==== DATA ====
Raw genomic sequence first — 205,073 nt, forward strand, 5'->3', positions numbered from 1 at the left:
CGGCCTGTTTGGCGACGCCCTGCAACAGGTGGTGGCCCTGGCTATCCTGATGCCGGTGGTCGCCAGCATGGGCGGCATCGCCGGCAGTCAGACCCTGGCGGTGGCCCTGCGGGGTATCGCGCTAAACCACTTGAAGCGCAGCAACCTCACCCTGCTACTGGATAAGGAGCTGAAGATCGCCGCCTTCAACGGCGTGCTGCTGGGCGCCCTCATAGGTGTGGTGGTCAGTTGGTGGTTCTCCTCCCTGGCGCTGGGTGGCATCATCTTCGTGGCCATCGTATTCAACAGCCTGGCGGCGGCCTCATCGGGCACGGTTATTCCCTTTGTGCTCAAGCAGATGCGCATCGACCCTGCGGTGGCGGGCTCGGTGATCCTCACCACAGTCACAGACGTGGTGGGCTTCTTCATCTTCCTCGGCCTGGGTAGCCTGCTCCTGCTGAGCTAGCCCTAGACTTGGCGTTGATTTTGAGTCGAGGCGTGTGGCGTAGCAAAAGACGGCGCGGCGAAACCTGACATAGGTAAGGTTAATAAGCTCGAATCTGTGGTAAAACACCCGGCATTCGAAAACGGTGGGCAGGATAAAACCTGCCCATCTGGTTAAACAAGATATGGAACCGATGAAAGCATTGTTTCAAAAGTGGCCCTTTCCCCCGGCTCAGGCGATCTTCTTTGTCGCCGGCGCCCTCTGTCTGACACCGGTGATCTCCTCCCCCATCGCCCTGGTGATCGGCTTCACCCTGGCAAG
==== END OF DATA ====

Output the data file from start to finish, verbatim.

Raw genomic sequence first — 205,073 nt, forward strand, 5'->3', positions numbered from 1 at the left:
CGGCCTGTTTGGCGACGCCCTGCAACAGGTGGTGGCCCTGGCTATCCTGATGCCGGTGGTCGCCAGCATGGGCGGCATCGCCGGCAGTCAGACCCTGGCGGTGGCCCTGCGGGGTATCGCGCTAAACCACTTGAAGCGCAGCAACCTCACCCTGCTACTGGATAAGGAGCTGAAGATCGCCGCCTTCAACGGCGTGCTGCTGGGCGCCCTCATAGGTGTGGTGGTCAGTTGGTGGTTCTCCTCCCTGGCGCTGGGTGGCATCATCTTCGTGGCCATCGTATTCAACAGCCTGGCGGCGGCCTCATCGGGCACGGTTATTCCCTTTGTGCTCAAGCAGATGCGCATCGACCCTGCGGTGGCGGGCTCGGTGATCCTCACCACAGTCACAGACGTGGTGGGCTTCTTCATCTTCCTCGGCCTGGGTAGCCTGCTCCTGCTGAGCTAGCCCTAGACTTGGCGTTGATTTTGAGTCGAGGCGTGTGGCGTAGCAAAAGACGGCGCGGCGAAACCTGACATAGGTAAGGTTAATAAGCTCGAATCTGTGGTAAAACACCCGGCATTCGAAAACGGTGGGCAGGATAAAACCTGCCCATCTGGTTAAACAAGATATGGAACCGATGAAAGCATTGTTTCAAAAGTGGCCCTTTCCCCCGGCTCAGGCGATCTTCTTTGTCGCCGGCGCCCTCTGTCTGACACCGGTGATCTCCTCCCCCATCGCCCTGGTGATCGGCTTCACCCTGGCAAG